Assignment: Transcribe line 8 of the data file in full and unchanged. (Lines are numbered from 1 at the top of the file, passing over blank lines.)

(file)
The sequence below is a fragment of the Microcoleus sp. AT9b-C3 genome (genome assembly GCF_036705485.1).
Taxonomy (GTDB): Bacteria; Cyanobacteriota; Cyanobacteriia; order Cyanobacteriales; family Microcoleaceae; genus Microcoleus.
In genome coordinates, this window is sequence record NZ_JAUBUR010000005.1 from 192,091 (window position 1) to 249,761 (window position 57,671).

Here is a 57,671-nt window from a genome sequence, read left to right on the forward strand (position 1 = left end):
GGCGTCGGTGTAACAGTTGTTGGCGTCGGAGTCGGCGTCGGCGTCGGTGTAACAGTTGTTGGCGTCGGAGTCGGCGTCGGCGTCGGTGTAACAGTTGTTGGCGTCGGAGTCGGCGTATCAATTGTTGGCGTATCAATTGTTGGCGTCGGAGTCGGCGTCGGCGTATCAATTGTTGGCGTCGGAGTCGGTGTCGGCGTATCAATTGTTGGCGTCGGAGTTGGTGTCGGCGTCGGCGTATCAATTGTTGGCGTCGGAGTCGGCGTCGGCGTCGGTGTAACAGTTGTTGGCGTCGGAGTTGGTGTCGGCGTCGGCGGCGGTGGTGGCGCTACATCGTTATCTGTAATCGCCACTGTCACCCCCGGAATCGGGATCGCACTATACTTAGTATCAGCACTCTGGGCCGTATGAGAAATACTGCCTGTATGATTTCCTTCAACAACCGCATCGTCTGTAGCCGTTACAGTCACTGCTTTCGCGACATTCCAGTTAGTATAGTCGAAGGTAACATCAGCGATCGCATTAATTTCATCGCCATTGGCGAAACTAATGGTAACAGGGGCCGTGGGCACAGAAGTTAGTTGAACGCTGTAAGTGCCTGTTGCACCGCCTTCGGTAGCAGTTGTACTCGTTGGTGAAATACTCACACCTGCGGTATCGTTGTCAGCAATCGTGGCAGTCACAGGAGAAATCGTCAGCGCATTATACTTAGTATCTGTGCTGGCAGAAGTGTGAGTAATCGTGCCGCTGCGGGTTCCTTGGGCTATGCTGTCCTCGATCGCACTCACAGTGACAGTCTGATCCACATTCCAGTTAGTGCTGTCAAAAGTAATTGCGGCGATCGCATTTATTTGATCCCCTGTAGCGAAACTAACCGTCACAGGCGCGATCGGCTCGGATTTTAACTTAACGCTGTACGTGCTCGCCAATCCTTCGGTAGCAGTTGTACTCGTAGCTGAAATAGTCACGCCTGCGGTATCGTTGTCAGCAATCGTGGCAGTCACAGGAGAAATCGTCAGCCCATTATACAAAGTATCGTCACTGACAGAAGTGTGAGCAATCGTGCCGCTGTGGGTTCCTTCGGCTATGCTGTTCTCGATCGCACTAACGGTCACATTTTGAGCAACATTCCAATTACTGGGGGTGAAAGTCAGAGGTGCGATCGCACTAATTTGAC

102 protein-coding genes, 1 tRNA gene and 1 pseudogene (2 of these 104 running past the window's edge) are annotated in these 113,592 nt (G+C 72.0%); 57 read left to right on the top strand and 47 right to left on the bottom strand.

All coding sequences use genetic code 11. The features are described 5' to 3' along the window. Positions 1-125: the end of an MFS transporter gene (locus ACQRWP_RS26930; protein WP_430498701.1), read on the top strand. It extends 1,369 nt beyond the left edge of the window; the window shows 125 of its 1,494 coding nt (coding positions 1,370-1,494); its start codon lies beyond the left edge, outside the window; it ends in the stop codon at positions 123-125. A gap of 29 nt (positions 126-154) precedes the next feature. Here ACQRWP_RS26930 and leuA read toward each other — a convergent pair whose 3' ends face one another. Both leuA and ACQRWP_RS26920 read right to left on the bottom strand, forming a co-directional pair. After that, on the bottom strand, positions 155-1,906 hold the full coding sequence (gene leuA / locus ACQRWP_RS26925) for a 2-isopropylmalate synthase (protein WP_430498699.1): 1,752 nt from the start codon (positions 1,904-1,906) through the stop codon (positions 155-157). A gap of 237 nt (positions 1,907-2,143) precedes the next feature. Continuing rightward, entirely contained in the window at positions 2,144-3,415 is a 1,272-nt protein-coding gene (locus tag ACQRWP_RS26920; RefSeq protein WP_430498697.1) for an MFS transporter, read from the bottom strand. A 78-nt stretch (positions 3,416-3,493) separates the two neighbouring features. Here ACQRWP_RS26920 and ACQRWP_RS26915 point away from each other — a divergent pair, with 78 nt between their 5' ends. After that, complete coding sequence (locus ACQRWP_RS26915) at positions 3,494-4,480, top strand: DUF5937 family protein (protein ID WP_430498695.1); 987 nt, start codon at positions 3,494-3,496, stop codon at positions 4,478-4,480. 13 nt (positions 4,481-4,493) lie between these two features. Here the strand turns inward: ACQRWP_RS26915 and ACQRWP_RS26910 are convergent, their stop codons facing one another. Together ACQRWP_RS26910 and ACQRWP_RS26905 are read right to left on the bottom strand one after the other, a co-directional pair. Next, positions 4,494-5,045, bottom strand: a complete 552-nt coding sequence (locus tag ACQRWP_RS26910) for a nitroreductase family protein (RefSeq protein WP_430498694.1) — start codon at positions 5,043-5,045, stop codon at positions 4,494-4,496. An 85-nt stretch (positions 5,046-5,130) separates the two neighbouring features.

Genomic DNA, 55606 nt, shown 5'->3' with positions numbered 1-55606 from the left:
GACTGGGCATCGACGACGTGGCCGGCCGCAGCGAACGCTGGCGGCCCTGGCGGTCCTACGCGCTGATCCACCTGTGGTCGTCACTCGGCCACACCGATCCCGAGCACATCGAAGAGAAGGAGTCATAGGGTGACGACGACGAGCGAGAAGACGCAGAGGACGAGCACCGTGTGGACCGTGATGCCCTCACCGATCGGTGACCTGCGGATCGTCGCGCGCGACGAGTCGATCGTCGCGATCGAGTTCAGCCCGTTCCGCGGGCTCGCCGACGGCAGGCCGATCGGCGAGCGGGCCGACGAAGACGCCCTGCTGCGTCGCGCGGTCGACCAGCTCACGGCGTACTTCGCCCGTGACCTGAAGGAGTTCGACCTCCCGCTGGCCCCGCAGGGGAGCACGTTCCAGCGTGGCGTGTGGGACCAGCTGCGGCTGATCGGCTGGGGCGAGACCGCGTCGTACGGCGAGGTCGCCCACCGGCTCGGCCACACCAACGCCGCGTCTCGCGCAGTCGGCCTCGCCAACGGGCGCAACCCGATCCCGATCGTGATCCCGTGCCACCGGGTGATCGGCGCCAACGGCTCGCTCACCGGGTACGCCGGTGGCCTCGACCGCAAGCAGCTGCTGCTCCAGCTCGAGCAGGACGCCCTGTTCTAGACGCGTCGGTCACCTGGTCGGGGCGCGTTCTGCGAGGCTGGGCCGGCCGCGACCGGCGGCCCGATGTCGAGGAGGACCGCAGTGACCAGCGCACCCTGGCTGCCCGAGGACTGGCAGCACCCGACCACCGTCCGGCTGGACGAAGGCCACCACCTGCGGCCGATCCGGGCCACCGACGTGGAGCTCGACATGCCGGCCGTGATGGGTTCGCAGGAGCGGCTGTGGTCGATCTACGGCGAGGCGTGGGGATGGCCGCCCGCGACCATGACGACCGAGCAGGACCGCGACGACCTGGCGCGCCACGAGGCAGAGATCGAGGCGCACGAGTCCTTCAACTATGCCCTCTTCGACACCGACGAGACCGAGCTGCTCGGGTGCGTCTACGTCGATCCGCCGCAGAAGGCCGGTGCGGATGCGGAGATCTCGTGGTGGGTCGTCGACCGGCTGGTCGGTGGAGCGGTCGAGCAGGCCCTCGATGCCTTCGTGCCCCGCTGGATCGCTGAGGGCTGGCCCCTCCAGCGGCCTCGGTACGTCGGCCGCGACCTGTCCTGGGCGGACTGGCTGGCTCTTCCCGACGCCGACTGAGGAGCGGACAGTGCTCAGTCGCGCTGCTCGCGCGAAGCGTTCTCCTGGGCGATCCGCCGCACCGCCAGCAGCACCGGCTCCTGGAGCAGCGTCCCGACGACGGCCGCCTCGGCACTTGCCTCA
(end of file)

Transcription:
Genomic DNA, 55606 nt, shown 5'->3' with positions numbered 1-55606 from the left: